Here's the story by Adam Nagourney in today's New York Times. The dateline is Williams, California, population 5,123, and the lede follows:
Four dusty miles off State Route 20, around a curve on a dirt road once used by stagecoaches, a scattering of barns and dilapidated buildings sits hidden among rolling hills speckled with oak trees. There is no electricity or cell service. There is a compact outhouse and a redwood cabin just big enough to hold one air mattress. There is no other sign of civilization for miles.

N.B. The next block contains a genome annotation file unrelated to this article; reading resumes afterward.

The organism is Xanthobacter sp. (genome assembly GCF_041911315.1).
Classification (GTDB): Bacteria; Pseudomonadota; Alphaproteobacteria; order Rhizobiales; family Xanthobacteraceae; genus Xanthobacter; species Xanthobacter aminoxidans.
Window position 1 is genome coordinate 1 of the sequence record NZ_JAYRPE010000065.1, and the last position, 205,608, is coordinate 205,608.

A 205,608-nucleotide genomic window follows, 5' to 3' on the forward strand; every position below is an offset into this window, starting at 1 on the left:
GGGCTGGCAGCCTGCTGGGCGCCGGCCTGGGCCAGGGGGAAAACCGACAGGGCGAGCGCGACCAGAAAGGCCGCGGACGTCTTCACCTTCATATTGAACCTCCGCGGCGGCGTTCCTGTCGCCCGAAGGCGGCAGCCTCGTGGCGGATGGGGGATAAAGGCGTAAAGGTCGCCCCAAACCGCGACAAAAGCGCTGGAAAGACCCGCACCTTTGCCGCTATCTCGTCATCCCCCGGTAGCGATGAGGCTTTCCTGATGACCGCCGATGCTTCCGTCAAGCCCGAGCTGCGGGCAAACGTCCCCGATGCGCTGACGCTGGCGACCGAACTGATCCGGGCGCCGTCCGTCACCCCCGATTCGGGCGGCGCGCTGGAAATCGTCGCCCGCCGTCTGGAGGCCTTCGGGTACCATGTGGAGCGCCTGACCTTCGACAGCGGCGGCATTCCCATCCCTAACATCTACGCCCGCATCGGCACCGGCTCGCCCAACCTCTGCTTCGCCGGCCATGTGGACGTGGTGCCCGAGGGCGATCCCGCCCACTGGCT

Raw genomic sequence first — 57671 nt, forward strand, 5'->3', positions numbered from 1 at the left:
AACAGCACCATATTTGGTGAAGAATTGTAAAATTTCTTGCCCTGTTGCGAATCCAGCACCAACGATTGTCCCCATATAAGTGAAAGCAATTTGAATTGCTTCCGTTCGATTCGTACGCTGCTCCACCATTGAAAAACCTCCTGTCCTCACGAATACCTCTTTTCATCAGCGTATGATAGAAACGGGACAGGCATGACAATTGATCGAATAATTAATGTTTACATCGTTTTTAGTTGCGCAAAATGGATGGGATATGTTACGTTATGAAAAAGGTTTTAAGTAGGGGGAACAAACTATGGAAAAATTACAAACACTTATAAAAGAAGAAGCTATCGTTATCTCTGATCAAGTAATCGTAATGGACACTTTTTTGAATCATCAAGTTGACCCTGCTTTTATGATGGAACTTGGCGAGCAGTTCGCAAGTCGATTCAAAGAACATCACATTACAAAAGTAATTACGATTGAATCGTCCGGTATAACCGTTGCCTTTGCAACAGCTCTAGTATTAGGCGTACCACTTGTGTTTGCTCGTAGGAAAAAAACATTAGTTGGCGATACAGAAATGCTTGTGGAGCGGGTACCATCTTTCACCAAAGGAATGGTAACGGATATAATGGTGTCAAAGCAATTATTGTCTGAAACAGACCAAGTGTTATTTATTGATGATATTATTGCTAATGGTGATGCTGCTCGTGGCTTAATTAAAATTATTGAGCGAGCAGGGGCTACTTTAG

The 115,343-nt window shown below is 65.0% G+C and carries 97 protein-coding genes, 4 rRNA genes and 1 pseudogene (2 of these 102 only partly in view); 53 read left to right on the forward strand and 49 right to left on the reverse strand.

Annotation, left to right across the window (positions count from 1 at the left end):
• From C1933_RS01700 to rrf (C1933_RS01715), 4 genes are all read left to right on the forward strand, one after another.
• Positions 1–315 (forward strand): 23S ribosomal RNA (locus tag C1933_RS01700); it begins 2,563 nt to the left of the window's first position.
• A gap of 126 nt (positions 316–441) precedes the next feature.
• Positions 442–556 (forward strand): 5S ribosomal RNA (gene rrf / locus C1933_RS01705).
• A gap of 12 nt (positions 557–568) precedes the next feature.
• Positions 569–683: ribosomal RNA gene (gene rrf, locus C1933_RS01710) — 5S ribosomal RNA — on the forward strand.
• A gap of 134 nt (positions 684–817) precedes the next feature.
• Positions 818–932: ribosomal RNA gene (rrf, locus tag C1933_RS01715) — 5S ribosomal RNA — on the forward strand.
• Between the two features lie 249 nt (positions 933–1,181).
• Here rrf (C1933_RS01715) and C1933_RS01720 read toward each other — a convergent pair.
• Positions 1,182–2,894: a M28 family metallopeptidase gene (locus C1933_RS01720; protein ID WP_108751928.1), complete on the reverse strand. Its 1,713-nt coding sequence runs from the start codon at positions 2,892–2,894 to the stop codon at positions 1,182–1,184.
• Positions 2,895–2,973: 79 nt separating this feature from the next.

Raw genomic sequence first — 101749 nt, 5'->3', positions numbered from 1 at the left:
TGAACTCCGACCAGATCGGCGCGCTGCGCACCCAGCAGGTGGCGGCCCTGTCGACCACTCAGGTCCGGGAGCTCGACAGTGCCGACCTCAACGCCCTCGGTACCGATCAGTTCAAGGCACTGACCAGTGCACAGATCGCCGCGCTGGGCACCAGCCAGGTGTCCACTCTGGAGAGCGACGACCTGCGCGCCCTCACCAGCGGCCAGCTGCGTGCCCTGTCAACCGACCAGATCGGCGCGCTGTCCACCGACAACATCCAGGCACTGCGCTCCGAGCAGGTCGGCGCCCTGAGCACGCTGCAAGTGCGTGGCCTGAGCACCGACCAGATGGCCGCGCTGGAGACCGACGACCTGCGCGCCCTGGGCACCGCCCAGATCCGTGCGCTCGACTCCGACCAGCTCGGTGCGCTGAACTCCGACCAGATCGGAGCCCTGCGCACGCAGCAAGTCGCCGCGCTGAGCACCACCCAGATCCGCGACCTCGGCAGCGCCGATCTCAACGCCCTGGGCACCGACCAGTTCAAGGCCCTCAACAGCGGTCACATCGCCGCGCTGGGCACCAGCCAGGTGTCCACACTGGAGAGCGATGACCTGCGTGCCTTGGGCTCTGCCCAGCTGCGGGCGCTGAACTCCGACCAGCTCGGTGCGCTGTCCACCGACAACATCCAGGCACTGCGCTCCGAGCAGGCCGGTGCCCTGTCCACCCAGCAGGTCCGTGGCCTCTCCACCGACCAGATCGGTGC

This is Rancho Venada, and for all its isolation and ostensible inhospitality, it is the place that this state’s governor, Jerry Brown, is gravitating to as he approaches the end of his 50-year career in politics. These 2,514 wind-swept acres have been owned by the Brown family for almost 150 years, since the governor’s great-grandfather August Schuckman, a German immigrant, traveled to central California on a wagon train.An earlier post about Jerry Brown's relationship to Colusa County and rural California is here.